Language

It is always interesting the watch (listen?) as my daughter’s language skills continue to develop. It really helps you see how the English language can be a little messed up. The one thing my daughter seems to struggle with the most is the past tense.

Early on, she was able to pick up the adding of -ed to verbs to make them the past tense. Which is great 90% of the time. But it also leads to a lot of “I knowed” and “he runned”. One thing I’ve always tried to do is to passively correct her. I will repeat the word back to her the correct way – “Oh, you knew that?” or “He ran where?”, etc.

I don’t know if this is the right way to do it, but I know she isn’t actively trying to do anything wrong, so I feel better “guiding” her to the correct way of saying these thing.

The thing I love most about her growing language skills is the way her mind puts things together. This process makes for some cute results, such as:

  • My daughter calls her big toe the “thumb toe”
  • We were playing with her dolls the other day, and she made me make the child doll run away. The mother dolls warned that if the child doll ran away, she might “die to death”
  • And last night, she told Ms. Kaz that she had an itch, and when Ms. Kaz asked where, she said in her “knee underarm”

There are other examples, but these are a few that stick out in my mind…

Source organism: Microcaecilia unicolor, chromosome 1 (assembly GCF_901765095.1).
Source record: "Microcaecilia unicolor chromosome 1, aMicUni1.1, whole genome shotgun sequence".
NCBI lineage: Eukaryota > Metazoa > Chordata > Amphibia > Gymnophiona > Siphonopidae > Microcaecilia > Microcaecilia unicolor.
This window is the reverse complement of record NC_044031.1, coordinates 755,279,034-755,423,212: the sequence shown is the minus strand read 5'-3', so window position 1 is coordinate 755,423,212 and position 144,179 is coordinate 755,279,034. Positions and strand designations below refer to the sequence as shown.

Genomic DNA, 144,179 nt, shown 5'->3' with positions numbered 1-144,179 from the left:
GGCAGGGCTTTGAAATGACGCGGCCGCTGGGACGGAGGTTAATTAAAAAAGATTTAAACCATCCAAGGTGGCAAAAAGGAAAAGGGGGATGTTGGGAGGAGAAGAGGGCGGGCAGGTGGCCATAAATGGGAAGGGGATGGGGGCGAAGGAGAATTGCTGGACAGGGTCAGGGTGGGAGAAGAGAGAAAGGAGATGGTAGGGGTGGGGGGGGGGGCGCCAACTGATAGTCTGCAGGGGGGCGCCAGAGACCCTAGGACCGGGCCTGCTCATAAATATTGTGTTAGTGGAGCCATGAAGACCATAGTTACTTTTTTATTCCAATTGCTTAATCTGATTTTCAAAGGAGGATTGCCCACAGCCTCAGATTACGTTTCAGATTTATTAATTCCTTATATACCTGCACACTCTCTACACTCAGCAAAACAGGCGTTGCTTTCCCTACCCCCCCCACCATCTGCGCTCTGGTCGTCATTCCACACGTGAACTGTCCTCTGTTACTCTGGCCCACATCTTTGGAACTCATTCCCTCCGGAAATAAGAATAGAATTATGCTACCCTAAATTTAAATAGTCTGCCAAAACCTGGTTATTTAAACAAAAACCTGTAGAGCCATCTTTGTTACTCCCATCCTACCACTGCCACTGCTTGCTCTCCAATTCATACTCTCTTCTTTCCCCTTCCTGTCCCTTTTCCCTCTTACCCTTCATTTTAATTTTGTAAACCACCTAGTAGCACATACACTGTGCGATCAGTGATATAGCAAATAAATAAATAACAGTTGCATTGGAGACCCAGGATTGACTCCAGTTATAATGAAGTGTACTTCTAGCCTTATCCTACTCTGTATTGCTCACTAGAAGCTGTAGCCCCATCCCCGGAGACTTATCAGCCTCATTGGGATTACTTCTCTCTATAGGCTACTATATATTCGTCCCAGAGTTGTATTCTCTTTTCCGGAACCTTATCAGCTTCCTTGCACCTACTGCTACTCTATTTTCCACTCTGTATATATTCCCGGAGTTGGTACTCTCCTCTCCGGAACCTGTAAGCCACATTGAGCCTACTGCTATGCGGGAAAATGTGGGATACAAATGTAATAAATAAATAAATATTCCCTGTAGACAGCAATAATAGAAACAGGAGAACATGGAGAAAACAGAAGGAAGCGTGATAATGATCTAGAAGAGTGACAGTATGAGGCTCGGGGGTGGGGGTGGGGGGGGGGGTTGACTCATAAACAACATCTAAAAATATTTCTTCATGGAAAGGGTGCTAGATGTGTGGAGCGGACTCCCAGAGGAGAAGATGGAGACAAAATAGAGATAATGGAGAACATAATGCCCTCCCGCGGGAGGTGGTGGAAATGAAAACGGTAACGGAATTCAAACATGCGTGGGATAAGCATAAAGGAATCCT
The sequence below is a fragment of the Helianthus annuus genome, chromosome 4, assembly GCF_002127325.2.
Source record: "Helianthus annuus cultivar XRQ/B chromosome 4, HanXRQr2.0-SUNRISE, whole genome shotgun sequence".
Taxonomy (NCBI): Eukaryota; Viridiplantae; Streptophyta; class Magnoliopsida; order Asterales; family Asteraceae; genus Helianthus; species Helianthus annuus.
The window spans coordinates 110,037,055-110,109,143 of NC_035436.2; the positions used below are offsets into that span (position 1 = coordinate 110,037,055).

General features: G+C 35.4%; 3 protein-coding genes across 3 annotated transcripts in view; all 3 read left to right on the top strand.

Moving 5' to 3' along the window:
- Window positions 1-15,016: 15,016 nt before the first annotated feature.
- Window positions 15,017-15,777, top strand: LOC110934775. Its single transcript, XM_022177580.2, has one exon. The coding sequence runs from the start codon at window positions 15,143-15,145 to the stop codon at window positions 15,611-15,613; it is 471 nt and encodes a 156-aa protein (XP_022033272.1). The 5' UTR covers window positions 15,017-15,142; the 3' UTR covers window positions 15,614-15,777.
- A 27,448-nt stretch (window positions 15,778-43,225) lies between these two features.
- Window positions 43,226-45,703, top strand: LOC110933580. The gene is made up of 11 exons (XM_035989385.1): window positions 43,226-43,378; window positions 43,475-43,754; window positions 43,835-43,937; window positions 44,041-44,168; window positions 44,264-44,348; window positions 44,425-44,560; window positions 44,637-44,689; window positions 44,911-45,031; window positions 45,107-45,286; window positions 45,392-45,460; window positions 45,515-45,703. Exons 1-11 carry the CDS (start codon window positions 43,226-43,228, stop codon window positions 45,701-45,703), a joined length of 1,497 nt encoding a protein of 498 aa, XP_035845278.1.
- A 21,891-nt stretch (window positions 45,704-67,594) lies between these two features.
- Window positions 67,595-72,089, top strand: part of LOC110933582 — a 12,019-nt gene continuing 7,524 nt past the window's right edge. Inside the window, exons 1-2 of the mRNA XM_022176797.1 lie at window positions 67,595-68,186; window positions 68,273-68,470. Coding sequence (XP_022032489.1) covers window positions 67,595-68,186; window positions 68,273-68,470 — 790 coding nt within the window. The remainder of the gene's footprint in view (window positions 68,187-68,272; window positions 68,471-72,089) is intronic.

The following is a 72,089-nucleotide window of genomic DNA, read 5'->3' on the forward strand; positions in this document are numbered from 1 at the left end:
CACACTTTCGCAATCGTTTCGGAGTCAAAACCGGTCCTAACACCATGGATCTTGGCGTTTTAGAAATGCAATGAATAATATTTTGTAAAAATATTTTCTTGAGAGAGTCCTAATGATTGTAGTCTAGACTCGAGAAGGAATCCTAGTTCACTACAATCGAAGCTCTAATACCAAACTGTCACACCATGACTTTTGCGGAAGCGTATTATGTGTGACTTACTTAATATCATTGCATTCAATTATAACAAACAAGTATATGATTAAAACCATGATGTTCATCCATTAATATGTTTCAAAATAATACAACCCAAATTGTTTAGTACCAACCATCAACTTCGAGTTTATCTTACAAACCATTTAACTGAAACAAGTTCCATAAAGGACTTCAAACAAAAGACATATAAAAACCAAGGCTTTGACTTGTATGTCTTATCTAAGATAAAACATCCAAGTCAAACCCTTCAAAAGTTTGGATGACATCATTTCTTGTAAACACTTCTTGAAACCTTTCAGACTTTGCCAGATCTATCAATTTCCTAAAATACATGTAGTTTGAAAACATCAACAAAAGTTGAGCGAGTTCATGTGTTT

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2 Responses to Language

  1. Those are awesome. 3B’s come up with several of those too, but I never have the presence of mind to write them down.

  2. Jennie W. says:

    Actually your daughter is doing exactly the right thing developmentally. She is learning that there are patterns in language, and she is following the patterns that she knows. Of course, she gets tripped up by irregular verbs because she doesn’t know that they are irregular. She is just applying the known pattern to new words. I was an English teacher in a former life and have taken many classes on linguistics, language development, and early reading. We encourage children to use the patterns they know because, as you said, they are correct about 90% of the time. For the other 10%, correcting them passively, like you did, is fine: repeating what they said using the correct form. You could also point out that the word is a little different and doesn’t follow the usual rule but that she did a good job of following the pattern. There is no way to “teach” irregular verbs or anything else that is irregular about the English language. Kids just have to memorize the irregularities.

    So don’t worry! She’s doing fine, and her pop is doing a great job too!

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